Researchers have noted that Heterocephalus glaber (also known as the “sand puppy,” which seems generous) doesn't experience “thermal hyperalgesia.” That's a phenomenon most animals, including humans, are familiar with: When you get a bit of sunburn, you know that a warm shower will hurt like the dickens. It's the increased sensitivity of pain receptors in damaged tissues, telling your body to be gentle with a wounded area. In some humans, this sensitivity can go haywire and cause chronic pain. In others, a hyposensitivity can leave one dangerously insensitive to pain, making it difficult to judge when tissue is being injured.
Naked mole rats don't really experience this sensation, probably because they live in huge colonies that pack into close, hot quarters where such sensitivity would make life miserable. In a study published Tuesday in Cell Reports, scientists tried to figure out the mechanism behind their (metaphorically) thick skin.
“I call them extremophile mammals. That’s the way I treat them, just like extremophile bacteria,” said lead study author Gary R. Lewin, a professor at the Max-Delbruck Center for Molecular Medicine in Berlin. He's fascinated by their ability to live in hot, cramped quarters with little food. He thinks that their insensitivity to pain — and most of their other strange quirks, including the inability to regulate body temperature — simply serve to make their bodies more efficient.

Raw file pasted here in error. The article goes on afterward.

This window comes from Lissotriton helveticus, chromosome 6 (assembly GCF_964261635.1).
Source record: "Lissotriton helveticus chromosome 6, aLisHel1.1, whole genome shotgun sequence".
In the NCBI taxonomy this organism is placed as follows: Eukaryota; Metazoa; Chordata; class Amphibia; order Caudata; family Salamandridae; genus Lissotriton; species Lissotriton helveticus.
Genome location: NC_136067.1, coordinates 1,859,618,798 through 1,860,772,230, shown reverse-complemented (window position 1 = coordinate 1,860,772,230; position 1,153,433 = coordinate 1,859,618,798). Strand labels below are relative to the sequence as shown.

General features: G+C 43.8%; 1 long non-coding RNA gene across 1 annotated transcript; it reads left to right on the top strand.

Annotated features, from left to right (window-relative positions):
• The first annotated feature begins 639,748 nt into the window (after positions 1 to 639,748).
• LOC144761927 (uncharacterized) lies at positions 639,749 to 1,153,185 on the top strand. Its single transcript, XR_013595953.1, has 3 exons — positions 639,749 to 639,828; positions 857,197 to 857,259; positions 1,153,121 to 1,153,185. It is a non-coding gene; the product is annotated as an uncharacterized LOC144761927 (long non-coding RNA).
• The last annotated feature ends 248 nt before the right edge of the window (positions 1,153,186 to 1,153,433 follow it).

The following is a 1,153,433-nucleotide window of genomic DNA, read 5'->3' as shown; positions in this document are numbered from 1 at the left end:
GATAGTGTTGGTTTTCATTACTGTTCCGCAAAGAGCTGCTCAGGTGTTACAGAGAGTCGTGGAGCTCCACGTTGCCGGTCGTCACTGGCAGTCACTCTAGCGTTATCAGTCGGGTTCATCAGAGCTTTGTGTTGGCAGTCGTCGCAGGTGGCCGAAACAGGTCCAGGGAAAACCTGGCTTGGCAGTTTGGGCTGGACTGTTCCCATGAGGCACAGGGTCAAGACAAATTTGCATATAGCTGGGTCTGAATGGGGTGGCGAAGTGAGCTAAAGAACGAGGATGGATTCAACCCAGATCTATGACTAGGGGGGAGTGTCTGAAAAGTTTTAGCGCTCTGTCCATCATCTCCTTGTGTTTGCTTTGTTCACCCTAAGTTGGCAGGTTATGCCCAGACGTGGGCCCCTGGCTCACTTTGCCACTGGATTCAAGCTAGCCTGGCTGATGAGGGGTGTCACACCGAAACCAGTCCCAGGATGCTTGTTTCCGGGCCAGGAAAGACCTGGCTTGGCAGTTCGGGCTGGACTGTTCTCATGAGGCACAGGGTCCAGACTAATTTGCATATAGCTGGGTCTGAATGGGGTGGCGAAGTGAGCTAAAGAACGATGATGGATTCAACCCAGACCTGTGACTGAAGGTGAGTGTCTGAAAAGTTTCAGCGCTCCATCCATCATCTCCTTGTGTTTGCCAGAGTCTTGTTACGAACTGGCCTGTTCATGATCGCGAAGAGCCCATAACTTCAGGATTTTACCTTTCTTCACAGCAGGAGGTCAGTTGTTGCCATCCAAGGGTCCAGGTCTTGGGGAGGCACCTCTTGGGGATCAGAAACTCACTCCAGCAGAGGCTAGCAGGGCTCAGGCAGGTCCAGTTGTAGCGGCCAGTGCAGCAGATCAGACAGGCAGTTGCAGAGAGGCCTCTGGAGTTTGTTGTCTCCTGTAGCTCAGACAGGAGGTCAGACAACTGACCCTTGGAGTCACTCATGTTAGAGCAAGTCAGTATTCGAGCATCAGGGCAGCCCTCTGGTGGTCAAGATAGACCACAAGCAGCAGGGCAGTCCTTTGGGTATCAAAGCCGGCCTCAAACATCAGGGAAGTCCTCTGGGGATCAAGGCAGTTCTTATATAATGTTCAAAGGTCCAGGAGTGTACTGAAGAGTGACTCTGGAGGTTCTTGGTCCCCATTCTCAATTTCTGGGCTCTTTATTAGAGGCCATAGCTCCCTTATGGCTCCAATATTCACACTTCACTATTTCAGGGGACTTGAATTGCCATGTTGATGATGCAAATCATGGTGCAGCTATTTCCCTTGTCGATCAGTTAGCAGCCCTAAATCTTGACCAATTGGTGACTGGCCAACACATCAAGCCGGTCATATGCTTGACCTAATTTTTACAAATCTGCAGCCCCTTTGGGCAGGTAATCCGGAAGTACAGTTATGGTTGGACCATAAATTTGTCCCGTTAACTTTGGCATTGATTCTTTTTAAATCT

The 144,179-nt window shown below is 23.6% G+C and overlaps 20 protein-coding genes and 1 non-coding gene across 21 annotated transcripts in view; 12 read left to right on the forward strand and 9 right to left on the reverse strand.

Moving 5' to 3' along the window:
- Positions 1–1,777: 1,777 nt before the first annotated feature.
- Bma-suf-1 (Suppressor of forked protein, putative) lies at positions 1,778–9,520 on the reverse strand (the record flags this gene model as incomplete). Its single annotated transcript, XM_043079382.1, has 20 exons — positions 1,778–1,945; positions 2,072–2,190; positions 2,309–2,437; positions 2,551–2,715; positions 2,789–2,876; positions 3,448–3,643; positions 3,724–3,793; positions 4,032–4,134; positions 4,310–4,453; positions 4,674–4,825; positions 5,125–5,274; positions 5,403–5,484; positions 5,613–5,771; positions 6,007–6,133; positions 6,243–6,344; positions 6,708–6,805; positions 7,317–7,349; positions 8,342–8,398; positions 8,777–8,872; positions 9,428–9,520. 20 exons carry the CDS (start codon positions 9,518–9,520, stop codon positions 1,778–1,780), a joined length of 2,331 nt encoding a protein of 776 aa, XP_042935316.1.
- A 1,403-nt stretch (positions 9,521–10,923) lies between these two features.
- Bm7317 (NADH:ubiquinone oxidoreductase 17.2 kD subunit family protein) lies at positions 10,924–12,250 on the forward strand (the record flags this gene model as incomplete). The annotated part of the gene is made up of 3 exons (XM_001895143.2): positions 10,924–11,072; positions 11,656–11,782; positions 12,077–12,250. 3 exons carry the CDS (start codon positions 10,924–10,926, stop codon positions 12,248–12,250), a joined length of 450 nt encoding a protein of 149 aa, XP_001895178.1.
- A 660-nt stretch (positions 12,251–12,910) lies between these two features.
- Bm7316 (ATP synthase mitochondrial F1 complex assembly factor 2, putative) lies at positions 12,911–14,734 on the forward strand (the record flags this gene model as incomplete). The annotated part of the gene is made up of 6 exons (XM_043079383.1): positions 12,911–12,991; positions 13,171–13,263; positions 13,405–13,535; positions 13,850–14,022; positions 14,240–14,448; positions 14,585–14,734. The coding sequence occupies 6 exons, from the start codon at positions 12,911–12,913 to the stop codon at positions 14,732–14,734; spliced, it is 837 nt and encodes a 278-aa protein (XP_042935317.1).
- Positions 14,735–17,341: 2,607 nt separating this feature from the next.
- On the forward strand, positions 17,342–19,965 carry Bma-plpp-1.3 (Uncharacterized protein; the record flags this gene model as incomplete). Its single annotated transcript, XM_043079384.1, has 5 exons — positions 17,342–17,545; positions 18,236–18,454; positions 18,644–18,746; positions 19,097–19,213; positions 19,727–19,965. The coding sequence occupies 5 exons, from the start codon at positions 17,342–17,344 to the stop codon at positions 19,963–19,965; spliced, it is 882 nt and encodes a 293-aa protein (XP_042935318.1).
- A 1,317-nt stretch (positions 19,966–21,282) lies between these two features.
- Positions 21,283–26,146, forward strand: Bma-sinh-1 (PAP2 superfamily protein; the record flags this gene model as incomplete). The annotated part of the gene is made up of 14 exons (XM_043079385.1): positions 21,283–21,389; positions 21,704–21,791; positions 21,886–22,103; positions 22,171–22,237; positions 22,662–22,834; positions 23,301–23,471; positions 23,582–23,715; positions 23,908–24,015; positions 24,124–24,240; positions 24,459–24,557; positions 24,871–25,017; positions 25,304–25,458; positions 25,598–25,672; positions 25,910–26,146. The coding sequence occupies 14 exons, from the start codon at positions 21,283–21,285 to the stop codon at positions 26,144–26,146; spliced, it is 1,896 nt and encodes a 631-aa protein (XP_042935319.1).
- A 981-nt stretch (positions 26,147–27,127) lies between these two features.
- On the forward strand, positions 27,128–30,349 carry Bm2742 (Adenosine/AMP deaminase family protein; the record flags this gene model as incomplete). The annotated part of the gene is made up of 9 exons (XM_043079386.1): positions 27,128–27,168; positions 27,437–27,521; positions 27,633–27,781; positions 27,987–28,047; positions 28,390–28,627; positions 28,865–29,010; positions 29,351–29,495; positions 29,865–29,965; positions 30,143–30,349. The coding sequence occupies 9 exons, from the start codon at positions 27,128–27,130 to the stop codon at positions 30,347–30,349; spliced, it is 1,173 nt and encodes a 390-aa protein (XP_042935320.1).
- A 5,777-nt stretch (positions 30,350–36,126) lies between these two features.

Because most animals experience thermal hyperalgesia, Lewin and his colleagues had a good understanding of how the pain pathway works: When the tissue around sensory neurons is inflamed and exposed to heat, the body releases a substance called nerve growth factor (NGF). When NGF binds to a pain receptor called TrkA, it triggers the opening of a pore in the neuron's membrane, signaling the brain to feel pain even though temperatures aren't necessarily high enough to cause harm. It's the same pathway that causes hot peppers to burn your mouth.
The question was where in this chain of events naked mole rats jumped ship.
By isolating neurons from mole rats and closely-related rodents, Lewin and his team found that the buck stops at the TrkA receptor: It took 10 times as much NGF to make a naked mole rat TrkA receptor behave the same way as one from a mouse, or even from another species of mole rat.
“Only maybe one to three amino acids were really unique to the naked mole rat,” Lewin said. “Fiddling with just a couple of those amino acids was enough to make this receptor hyposensitive.”
Naked mole rats might not be pretty, but they managed to evolve an efficient system for sensing pain without giving it up entirely, which is a condition that usually proves disastrous for animals.
Lewin thinks that's a great takeaway for researchers working on tweaking TrkA receptors in humans to fight chronic pain.
"This study is not going to tell them how to do that,” he said, "but I think it’s cool that 30 million years ago, the naked mole rat figured it all out. Evolution has already done it.”